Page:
How To Choose Your Child’s First Phone

By Tracey Dowdy

Choosing your child’s first phone can seem like a daunting proposition. You may be tempted to walk into the store and look around, perhaps chat with the sales staff and make your decision then. A better idea is to do a little research, narrow down your top choices, and then head to the store.

As you do your research and compare everything from color options to carrier, focus on these primary areas:

Price. Does your eight-year-old have his eye on an iPhone 7 Plus? Better yet, does an eight-year-old need a $749 phone? When selecting the phone, remember you’re not just paying for the hardware. You’ll be paying for a monthly plan as well as potentially covering cost of data, insurance, game and app purchases. That already expensive phone just got even more expensive.

Operating system. The big three operating systems – Windows, iOS, Android – all offer excellent options. But before you buy, consider what platform you and the rest of the family are using. For example, my family all use iPhones, which allow us to share iMessages without using our data plan. No matter which platform you use, it’s a good idea to stick to the same for everyone in your plan, as things like calendars, music, apps, or even parental controls may not be compatible across platforms.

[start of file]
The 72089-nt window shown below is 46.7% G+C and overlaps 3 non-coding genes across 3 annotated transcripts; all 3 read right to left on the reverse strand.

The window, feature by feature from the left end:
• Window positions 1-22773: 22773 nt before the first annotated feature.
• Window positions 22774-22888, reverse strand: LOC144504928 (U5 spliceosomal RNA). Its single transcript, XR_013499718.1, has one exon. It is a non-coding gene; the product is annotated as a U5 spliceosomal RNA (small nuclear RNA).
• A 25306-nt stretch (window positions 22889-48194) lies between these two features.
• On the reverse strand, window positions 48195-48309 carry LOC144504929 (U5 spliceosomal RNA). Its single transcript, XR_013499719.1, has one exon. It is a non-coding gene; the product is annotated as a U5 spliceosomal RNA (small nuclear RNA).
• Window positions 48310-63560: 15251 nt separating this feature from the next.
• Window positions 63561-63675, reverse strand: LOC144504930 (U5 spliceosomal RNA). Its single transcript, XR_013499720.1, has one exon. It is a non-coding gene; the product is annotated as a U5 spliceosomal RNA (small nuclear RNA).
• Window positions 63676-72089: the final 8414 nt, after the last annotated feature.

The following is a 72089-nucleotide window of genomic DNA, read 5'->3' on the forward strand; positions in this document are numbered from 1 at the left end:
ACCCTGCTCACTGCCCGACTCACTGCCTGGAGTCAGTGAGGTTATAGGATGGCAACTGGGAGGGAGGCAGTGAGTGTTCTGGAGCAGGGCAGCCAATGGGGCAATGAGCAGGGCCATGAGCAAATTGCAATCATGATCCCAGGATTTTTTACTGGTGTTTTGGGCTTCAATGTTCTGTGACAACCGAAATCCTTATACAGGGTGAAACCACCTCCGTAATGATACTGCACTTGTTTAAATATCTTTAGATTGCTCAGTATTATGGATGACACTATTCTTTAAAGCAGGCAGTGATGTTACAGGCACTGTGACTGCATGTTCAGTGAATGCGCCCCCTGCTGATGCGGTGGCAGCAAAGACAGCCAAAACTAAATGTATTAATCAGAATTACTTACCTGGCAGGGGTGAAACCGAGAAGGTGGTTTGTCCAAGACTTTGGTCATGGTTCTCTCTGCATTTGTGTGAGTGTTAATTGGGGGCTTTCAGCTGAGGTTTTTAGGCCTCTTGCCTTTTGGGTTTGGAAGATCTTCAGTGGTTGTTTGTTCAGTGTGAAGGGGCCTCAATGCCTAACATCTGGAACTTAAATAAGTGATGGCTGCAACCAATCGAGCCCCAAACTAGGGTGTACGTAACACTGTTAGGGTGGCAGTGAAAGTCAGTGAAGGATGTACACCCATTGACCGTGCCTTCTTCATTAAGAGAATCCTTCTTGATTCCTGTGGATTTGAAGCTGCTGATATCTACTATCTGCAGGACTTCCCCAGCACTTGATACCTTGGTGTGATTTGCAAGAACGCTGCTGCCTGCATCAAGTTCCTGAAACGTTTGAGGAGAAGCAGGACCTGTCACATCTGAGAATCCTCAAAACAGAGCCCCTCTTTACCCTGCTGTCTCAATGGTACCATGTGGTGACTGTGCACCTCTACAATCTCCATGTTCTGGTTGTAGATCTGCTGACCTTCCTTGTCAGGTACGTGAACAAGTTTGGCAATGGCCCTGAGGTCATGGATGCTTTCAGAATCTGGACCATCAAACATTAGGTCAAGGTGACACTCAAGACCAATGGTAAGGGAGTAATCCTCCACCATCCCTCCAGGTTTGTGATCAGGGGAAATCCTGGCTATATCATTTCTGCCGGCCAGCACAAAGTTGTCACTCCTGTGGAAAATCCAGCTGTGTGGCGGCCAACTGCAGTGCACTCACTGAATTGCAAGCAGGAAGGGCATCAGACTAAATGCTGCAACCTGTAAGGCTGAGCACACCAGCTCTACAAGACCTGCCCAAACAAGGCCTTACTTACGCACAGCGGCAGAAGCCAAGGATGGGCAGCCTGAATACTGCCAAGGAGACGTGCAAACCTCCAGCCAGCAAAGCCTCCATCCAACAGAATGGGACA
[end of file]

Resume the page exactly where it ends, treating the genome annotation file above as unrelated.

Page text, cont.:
Durability. Let’s face it, that phone is going to get dropped – probably a lot. It’ll get chucked in a backpack that gets dropped on the floor, shoved in a back pocket and sat on, and tossed in a locker. Start with a durable phone. Some are shock proof and water resistant up to six feet – believe me when I say that’s more important than you realize – and invest in a screen protector and a good case like an Otter Box.

Size. Little hands, little phone. It just makes sense. If the phone is too large to grip easily, it will be dropped more often. On the other hand, if the numbers on the key pad or letters on the touch screen are too small, your child will likely be frustrated and not use the phone when they should. This is when it’s a good idea to have your child accompany you and give their input.

Security. Consider whether the phone allows password protection. If it’s a basic phone, it may not be an issue, but if your child is going to store personal information, you’ll want to ensure a level of security. What kind of parental controls are you looking for? iOS has a comprehensive suite of parental controls and Android offers Parental Controls through the Google Play store. Review them and see which best meets your needs. Finally, GPS tracking may not seem like a big issue but it will allow you to find your child when they aren’t picking up your calls or responding to your texts.

Tracey Dowdy is a freelance writer based just outside Washington DC. After years working for non-profits and charities, she now freelances, edits and researches on subjects ranging from family and education to history and trends in technology. Follow Tracey on Twitter.

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